Organizing hard cider into categories is subject matter that most cidermakers and cider enthusiasts have given thought to at one time or another. This categorization of cider, done primarily to make the beverage more easily explained, is a more difficult task than for wine. Wine fall easily into categories based on which type of grape is used to make the wine as and by the appellations from which they come.
One of the most delightful things about French Normandy cidre is that it is by every measure a distinct category of cider that not only can be understood based on where it is made, but also by its very distinct style.
Normandy Cider produced from apples grown primarily in and around the Paye d’Auge region of northern France been a staple of the region for a millennium. In that far northern European climate, wine grapes don’t grow too well. Apples, however, thrive and have led to long history of cidermaking.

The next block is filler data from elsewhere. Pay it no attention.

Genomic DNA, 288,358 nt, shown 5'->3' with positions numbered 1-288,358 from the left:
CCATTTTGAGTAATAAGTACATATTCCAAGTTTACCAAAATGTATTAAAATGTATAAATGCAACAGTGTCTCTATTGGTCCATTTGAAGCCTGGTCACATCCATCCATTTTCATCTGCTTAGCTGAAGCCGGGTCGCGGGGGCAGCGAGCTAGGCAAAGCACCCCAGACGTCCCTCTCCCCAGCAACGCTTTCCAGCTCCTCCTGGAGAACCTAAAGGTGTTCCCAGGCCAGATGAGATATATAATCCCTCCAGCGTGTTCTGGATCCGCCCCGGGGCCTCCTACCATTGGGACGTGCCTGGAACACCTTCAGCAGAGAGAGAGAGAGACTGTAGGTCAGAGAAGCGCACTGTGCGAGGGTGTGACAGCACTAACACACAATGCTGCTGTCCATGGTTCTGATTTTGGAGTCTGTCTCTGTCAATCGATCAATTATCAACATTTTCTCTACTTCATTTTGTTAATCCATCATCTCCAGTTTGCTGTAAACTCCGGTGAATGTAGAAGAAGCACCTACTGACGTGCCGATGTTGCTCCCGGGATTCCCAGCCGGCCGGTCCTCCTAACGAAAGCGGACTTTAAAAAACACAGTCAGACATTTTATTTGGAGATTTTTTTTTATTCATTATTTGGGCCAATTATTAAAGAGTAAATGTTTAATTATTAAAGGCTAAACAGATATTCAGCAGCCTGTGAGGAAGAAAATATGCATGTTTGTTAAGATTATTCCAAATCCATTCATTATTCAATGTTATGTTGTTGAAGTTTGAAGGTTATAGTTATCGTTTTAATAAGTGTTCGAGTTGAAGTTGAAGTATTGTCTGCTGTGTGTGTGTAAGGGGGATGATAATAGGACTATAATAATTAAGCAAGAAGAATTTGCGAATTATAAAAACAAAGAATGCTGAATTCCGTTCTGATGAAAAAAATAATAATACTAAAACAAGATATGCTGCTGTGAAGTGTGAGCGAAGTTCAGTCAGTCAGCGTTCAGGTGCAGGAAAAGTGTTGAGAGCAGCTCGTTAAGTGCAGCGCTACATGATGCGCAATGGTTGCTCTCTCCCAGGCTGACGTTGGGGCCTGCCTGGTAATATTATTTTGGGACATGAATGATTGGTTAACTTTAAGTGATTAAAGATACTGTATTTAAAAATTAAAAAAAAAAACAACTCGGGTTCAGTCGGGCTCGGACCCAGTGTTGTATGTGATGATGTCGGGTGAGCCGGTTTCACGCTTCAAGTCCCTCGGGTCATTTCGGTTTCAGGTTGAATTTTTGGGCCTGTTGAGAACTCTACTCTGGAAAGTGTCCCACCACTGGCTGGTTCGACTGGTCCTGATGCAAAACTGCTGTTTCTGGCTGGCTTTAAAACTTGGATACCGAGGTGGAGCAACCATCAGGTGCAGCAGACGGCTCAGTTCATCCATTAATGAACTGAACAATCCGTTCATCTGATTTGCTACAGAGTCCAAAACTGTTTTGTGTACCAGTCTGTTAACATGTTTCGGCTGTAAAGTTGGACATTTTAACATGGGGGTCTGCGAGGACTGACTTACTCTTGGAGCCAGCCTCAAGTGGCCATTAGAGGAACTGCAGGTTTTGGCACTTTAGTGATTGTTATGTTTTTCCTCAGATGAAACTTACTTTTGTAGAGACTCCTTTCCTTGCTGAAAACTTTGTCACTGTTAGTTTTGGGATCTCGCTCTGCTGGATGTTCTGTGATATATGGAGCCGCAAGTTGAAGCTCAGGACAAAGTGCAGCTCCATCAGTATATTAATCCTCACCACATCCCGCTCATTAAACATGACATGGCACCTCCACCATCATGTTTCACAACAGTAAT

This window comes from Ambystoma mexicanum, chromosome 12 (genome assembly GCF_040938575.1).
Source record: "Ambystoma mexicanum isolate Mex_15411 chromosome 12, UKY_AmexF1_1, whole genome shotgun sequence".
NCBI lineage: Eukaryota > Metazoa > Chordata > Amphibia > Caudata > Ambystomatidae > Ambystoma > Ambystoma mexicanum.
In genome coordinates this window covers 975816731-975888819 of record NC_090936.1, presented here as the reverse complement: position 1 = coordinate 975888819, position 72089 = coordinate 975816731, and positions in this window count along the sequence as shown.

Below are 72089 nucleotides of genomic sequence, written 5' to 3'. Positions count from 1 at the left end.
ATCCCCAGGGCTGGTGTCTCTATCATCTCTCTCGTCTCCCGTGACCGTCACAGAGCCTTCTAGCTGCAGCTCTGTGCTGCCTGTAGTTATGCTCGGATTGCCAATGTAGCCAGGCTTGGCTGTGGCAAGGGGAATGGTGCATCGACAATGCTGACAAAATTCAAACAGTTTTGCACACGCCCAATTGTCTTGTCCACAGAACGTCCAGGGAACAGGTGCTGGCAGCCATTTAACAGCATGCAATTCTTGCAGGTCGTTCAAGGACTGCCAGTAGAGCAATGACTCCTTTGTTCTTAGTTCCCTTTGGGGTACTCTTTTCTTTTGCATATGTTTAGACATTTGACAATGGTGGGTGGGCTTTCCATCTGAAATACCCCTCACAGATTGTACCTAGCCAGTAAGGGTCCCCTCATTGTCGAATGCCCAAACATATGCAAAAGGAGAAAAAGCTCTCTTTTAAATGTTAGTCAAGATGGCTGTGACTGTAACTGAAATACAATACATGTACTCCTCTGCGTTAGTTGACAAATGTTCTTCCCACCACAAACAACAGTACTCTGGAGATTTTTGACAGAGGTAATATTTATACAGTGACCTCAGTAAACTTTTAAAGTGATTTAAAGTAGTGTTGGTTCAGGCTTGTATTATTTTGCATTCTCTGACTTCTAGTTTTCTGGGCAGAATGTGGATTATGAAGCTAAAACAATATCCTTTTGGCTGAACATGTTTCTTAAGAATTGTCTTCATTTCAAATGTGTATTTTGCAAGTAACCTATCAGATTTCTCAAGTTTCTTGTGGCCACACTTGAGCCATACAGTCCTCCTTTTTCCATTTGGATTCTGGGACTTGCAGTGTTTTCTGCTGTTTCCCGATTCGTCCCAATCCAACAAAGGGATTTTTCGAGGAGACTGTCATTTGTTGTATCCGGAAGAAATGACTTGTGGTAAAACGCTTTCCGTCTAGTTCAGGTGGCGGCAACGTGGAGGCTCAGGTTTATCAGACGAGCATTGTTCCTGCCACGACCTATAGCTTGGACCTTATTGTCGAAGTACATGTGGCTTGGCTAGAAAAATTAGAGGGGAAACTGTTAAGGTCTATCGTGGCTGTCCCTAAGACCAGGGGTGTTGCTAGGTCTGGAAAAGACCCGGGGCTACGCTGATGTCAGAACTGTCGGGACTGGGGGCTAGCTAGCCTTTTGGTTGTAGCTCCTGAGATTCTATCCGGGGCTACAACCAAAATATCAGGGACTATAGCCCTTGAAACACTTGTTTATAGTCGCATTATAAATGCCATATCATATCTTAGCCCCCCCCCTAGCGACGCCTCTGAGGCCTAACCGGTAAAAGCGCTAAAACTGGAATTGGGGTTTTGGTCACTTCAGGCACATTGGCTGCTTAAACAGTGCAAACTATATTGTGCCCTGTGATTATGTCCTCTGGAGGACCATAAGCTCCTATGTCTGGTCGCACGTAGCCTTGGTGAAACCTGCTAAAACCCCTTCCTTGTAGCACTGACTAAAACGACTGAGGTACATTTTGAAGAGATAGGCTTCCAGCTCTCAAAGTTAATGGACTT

Normandy Cider is distinguished by several consistent features:
• It tends to carry a more aggressive apple sugars and is sweeter on the palate
• Alcohol levels tend to be lower—most often between 4% and 5%
• Tannin levels tend to be higher than other ciders due to a greater reliance of bittersweet cider apples.
• The carbonation tends to be Champagne-led and more assertive
• The overall character of Normandy cider is best described as “elegant”.
Together, these features make it fairly easy to distinguish Normandy cider form ciders made elsewhere, even if tasted blind.
This reviewer is particularly fond of the better example of Normandy-born cider. At their best these ciders display remarkable balance of the key components, namely alcohol, acid, tannin, sugar and carbonation. Additionally, their bold but elegant structures make them remarkably good accompaniments to a variety of foods.
Below are four Normandy ciders recently reviewed at The Cider Journal: